People may not be all of those things; they may fall into one of the buckets. But I was super adamant about who it was that I was serving, and because of that, I’m able to tailor my marketing, and I don’t [share] deluded stories and messages across the chain, across the stack. I tell very specific stories, and it may not resonate with certain people, but that’s okay.


Some brands aren’t supposed to get big, because if they get too big, they then lose the niche. When a brand is no longer in touch with anyone, it becomes a dying cash cow, where there’s a tonne of revenue but no innovation and no growth, because they can’t pick one message to speak to because they believe it alienates another core [customer].

BoF: What role does TikTok play in curating Gen-Z’s beauty tastes, and what sort of role does TikTok play in your own business?

OO: To me, it’s almost like Google 2.0, because it has a visual element, and the information is being presented by everyday people.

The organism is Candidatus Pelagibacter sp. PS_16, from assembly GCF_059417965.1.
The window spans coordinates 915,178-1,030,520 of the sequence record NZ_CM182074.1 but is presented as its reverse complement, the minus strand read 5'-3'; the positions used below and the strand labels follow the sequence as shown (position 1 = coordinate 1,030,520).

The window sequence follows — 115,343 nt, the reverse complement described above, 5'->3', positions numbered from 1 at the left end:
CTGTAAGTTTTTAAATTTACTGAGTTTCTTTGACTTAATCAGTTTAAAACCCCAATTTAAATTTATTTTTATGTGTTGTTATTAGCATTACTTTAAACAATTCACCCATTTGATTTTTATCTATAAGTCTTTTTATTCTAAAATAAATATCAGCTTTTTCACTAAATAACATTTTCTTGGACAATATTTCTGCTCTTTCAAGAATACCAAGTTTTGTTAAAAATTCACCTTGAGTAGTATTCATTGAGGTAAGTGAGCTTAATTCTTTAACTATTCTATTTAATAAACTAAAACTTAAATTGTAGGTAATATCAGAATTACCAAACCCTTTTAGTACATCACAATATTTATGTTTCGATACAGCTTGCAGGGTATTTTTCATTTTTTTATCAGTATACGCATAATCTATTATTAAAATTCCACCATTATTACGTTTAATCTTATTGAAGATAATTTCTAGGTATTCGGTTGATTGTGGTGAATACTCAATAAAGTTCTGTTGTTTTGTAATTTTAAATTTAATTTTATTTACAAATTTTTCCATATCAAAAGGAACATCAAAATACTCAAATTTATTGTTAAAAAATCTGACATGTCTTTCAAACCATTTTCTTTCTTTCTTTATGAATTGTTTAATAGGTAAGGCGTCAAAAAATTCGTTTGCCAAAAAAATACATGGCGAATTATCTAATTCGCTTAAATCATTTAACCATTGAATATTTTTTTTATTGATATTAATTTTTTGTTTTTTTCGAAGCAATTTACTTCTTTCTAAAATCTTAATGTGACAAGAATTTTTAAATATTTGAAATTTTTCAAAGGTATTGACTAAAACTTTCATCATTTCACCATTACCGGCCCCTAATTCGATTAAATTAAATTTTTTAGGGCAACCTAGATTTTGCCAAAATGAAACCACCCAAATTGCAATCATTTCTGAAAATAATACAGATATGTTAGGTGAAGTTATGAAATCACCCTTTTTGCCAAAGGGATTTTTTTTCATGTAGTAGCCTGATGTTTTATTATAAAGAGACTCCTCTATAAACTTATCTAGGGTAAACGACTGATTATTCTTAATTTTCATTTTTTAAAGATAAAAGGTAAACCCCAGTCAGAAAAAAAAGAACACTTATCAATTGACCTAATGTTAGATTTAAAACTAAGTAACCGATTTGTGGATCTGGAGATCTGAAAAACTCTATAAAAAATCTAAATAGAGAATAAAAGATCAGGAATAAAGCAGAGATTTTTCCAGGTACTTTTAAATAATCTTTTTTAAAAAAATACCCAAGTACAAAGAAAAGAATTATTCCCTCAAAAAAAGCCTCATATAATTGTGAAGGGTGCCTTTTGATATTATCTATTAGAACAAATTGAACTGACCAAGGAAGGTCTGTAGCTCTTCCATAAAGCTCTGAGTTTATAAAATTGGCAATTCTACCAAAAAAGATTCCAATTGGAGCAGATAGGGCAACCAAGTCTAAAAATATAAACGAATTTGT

It’s done really well for us in just spreading awareness about what we do at Topicals, not just our products, but also mental health advocacy. It’s been really important and interesting to see how people have taken our products and used them not just as a medium to show people before-and-afters or treatment on skin conditions, but also as an opportunity to have open conversations.

We know that we’re not going to solve the issue of mental health, but we want to at least open up the conversation.

BoF: Do you think brands should experiment with emerging platforms? You never know what’s going to be the next TikTok.

OO: There are so many shiny objects and so many new things that are constantly launching, where you’re like, ‘Should I jump on this? Should I not do this?’ Brands never want to be left behind, but you also have limited resources. What people don’t realise is … there’s only so much you can do with a limited budget and a small team. Especially for a lot of the indie brands that are really driving innovation in the industry, you have to choose certain things.